The first single-family seastead was launched near Phuket, Thailand by Ocean Builders in March 2019.[16][17] Two months later, the Thai Navy claimed the seastead was a threat to Thai sovereignty.[18][19] As of 2019, Ocean Builders says it will be building again in Panama, with the support of government officials.[20]

In April 2019, the concept of floating cities as a way to cope with rising oceans was included in a presentation by the United Nations program UN-Habitat. As presented, they would be limited to sheltered waters.[21]

Specific proposals[edit]

The Seasteading Institute[edit]

Rendering of the Seasteading Institute's "ClubStead"

On April 15, 2008, Wayne Gramlich and Patri Friedman founded the 501(c)(3) non-profit The Seasteading Institute (TSI), an organization formed to facilitate the establishment of autonomous, mobile communities on seaborne platforms operating in international waters.[22][23][24]

Friedman and Gramlich noted that according to the United Nations Convention on the Law of the Sea, a country's Exclusive Economic Zone extends 200 nautical miles (370 km) from shore. Beyond that boundary lie the high seas, which are not subject to the laws of any sovereign state other than the flag under which a ship sails. They proposed that a seastead could take advantage of the absence of laws and regulations outside the sovereignty of nations to experiment with new governance systems, and allow the citizens of existing governments to exit more easily.[22][25][26]

The project picked up mainstream exposure after PayPal cofounder Peter Thiel donated $500,000 in initial seed capital[25] (followed by subsequent contributions). He also spoke out on behalf of its viability in his essay "The Education of a Libertarian".[27] TSI received widespread media attention.[28][24][29][30][31]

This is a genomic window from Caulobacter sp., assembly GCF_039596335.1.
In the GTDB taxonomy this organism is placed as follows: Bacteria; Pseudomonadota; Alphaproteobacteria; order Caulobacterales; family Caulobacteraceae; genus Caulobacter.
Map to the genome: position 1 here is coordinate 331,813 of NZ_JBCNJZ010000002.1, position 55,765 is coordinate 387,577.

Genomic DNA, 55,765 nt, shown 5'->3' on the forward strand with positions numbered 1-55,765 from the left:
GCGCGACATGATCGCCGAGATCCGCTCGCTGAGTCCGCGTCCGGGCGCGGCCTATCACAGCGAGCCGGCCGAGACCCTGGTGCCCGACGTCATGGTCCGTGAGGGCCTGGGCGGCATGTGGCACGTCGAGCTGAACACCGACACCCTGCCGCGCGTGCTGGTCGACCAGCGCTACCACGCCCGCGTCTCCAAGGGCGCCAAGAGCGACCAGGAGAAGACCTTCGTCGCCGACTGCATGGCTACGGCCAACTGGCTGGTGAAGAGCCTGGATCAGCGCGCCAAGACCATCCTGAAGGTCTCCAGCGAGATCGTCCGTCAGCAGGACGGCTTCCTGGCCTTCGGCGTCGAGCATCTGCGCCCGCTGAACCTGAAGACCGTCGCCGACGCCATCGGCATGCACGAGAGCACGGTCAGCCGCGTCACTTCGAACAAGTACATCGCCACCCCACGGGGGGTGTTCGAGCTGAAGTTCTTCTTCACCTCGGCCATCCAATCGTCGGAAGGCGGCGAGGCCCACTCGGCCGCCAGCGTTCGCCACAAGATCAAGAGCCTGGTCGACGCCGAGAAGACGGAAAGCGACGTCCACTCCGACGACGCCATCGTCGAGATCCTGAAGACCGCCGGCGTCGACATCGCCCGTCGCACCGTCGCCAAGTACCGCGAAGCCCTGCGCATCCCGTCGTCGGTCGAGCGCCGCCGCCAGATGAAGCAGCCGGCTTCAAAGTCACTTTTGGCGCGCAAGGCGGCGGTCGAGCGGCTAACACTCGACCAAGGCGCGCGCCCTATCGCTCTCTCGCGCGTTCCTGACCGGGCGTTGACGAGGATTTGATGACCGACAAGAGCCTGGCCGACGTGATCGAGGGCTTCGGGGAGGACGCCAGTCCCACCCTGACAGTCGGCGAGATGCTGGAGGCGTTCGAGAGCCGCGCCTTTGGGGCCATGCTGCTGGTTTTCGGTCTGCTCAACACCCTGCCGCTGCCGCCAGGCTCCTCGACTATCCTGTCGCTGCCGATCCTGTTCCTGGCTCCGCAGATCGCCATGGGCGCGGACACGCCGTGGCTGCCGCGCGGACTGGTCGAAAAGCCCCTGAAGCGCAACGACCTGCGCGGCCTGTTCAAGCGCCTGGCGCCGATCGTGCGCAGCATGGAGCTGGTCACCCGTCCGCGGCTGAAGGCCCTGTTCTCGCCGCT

In 2008, Friedman and Gramlich said they hoped to float the first prototype seastead in the San Francisco Bay by 2010[32][33] followed by a seastead in 2014.[34] TSI did not meet these targets.

In January 2009, the Seasteading Institute patented a design for a 200-person resort seastead, ClubStead, about a city block in size, produced by consultancy firm Marine Innovation & Technology. The ClubStead design marked the first major engineering analysis in the seasteading movement.[24][35][36] In July 2009, Friedman launched Ephemerisle, intended to be a week-long event that modeled seasteading in the Pacific Ocean. Ephemerisle was held on a number of watercraft and makeshift floating platforms in the Sacramento-San Joaquin River Delta. Friedman abandoned the project the next year, but Ephemerisle continued as an annual event with a decentralized organizational structure.[37]